Lessens Mental Fatigue

By not having incredibly long courses, microlearning cuts down on the fatigue caused by longer lessons. According to HubSpot, the result is four times higher engagement and knowledge retention.

 

Microlearning Isn’t Dependent on The Topic

From banking to healthcare, microlearning in both cases has shown to be more effective (and preferable) than traditional education. This means that seemingly any topic can be broken down into a microlearning format.

 

Learners Prefer Microlearning

survey found that 94% of e-learning trainers prefer microlearning on the job, especially whenever compared to seminars because their learners prefer it. The proof is in the engagement rates too—engagement rate goes from around 15% to 90%.

 

Microlearning Can Be Done Anywhere, Anytime

Microlearning, because it relays on repetition, must be available regardless of where the learner is or when they decide to learn. Whereas traditional learning relays rigid time, location, and material. This makes traditional learning much less accessible for those that work, don’t have transportation, or don’t have time.

 

The Downsides of Microlearning

While microlearning has many positives, it is weaker in certain areas.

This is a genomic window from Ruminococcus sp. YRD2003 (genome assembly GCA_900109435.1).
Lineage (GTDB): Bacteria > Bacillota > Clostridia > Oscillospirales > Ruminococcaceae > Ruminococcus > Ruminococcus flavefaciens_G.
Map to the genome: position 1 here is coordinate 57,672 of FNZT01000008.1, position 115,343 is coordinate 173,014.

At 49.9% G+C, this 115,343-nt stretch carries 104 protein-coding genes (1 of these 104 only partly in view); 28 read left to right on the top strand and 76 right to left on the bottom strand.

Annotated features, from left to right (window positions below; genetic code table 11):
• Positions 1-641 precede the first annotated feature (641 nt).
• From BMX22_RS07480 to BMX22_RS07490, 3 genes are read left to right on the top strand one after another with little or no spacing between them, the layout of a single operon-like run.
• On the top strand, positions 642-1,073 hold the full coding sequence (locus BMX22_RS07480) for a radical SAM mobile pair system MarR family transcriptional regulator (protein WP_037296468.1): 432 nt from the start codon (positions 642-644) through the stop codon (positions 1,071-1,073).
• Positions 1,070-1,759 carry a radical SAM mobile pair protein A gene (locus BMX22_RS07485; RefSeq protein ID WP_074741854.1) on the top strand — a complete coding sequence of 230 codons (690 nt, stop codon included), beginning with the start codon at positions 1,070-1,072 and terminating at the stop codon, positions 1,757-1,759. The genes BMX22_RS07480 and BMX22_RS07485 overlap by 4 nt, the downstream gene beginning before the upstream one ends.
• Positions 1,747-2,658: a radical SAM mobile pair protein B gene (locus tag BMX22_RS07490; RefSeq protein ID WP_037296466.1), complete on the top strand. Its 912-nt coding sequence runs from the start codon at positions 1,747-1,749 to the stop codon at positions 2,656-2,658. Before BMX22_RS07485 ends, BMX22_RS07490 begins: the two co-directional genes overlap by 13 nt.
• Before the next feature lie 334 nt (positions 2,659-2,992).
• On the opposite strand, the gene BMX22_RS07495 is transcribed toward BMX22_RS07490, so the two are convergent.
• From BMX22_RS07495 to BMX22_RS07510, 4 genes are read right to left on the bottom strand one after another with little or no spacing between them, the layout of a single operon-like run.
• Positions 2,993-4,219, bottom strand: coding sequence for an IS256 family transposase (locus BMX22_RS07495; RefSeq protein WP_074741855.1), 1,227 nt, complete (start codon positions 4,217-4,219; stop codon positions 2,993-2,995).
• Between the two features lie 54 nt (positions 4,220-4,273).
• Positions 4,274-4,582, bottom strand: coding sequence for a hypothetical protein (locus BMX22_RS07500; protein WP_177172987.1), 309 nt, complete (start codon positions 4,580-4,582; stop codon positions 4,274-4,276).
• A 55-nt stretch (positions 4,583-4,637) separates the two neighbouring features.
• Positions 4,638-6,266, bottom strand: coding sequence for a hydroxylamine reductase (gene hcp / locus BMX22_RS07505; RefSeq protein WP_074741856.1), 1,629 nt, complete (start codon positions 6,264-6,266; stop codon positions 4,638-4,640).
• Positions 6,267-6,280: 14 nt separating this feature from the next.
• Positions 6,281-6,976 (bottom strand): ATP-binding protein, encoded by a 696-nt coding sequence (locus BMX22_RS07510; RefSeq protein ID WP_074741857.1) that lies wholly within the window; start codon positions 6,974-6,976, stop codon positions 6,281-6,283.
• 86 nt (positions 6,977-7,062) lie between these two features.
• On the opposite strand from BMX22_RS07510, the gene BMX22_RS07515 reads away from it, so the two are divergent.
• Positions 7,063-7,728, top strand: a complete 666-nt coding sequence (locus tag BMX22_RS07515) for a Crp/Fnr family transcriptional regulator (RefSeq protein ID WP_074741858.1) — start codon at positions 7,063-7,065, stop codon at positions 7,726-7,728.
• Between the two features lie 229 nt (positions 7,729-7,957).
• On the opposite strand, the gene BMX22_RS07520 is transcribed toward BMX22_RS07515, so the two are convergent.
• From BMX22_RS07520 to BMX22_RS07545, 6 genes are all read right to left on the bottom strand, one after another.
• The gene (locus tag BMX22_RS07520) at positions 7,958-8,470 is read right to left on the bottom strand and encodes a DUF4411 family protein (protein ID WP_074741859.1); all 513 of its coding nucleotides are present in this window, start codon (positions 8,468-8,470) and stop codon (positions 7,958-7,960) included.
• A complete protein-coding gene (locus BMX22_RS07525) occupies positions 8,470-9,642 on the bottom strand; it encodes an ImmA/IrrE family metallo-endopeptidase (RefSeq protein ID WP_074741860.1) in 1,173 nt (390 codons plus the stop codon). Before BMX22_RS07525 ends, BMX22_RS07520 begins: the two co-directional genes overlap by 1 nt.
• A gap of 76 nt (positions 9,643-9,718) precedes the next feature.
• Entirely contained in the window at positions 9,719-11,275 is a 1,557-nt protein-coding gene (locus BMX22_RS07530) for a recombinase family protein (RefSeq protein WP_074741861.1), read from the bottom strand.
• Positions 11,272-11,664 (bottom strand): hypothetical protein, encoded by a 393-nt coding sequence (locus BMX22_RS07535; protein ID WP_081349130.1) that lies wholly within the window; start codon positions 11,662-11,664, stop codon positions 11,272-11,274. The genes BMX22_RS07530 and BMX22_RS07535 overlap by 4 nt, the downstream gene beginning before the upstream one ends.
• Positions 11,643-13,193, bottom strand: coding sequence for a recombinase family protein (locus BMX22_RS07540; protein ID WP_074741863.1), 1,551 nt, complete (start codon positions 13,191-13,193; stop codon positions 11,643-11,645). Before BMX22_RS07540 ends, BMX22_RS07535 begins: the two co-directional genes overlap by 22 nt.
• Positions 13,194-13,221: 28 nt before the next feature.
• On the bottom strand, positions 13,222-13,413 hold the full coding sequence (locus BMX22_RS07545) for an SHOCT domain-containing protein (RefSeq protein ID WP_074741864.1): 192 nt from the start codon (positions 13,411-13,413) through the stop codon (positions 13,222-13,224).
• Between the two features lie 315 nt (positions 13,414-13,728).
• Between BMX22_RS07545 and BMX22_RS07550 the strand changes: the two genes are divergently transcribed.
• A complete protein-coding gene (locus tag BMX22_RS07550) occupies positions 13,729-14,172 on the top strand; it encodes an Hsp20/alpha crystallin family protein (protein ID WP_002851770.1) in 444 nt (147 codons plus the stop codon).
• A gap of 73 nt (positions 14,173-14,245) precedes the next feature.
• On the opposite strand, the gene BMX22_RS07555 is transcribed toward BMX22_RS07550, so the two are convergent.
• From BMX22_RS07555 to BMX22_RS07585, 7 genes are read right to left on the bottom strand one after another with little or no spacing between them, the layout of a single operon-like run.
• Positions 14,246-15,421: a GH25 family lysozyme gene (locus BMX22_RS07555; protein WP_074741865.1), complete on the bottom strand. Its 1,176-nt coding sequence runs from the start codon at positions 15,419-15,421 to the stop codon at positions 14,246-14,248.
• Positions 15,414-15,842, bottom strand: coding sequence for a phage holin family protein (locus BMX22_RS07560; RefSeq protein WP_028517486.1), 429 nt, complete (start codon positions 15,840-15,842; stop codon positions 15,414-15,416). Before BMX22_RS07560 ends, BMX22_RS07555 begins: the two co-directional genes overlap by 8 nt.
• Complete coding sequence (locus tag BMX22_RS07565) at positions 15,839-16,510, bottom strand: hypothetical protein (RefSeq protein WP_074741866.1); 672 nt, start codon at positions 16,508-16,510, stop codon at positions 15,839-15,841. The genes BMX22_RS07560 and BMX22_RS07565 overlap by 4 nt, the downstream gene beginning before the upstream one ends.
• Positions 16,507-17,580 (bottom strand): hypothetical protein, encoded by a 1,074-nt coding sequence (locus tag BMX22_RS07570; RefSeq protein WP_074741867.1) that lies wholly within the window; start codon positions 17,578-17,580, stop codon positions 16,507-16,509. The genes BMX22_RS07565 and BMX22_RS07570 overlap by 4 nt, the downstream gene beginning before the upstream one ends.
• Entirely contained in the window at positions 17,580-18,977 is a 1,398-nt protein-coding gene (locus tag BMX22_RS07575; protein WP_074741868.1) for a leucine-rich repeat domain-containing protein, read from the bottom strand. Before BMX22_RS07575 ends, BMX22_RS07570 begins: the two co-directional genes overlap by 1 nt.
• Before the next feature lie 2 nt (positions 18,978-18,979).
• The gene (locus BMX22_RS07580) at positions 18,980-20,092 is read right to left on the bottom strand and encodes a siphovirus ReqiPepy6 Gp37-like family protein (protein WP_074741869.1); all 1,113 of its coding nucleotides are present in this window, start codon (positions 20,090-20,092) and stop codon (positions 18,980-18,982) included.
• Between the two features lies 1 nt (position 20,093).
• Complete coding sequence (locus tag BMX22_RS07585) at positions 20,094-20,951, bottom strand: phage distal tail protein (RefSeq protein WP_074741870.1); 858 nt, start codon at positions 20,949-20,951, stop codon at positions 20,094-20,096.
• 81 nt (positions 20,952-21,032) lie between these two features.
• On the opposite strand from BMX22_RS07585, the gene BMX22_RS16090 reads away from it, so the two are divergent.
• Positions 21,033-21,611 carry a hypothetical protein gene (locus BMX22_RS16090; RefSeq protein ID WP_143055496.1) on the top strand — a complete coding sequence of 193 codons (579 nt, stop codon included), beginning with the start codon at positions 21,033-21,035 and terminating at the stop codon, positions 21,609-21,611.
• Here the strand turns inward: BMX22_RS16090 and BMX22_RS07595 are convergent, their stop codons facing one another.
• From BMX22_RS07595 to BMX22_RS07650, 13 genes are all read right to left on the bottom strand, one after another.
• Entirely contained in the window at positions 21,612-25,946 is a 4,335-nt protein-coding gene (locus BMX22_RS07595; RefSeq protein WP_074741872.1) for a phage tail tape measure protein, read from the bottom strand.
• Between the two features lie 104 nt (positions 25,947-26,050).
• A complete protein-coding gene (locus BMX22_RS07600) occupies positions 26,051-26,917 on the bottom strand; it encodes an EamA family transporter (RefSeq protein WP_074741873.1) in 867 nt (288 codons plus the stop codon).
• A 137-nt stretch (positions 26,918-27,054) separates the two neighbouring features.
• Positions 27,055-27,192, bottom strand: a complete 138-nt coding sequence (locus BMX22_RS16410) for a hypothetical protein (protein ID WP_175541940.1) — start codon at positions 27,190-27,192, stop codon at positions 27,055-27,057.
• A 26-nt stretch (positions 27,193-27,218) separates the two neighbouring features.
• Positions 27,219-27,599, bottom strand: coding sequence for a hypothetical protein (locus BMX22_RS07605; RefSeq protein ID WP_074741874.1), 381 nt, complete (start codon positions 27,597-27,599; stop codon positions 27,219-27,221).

Can Miss Some Major Points

Because microlearning attempts to reduce the cognitive load by reducing the content, sometimes major points need to be cut or delayed to a future time.

 

Lessons Take Longer to Deliver

That heading probably made you do a double take. After all, isn’t the whole point that microlearning is faster?

 

Well, yes. But, as lessons are split into smaller chunks, the amount of content in an hour-long lecture will need to be broken down into multiple lessons with each one needing a couple days to sink in. While this does mean that the information will be remembered easier, the time cost is spread broader.

 

Microlearning Isn’t Always Necessary

Sometimes the two-hour cram session is all that’s needed to pass. If the learning content is only useful for a very limited amount of time, then it could be more efficient to just use short-term memory.

 

Microlearning and the Bigger Picture

It may have been tempting to think of microlearning as a fad or some new over-inflated marketing trick, that’ll really help you lose weight this time.

 

However, many studies and real-life testing of microlearning cements itself as a viable alternative to more traditional education practices. Just consider that the university model of education hasn’t changed much structurally from the 17th century (whenever people were just starting to develop a more advanced understanding of science). Much like those early scientists, our understanding of learning isn’t complete, but microlearning is a step forward.

 

Key Points of Microlearning

Before implementing microlearning, keep the following points in mind:

 

 

  • Chunks of 7 plus or minus 2
  • Space out course and assessments
  • Make both the course and assessments able to fit in a busy day
  • Require the following assessments
  • Make course and assessments accessible whenever the learner is

 

Fitting with the modern world, microlearning is perhaps the best way to not only get learning into busy daily lives, but also to make sure that information is cemented in memory. By utilizing microlearning, an organization can still effectively train their people without needlessly taking up time.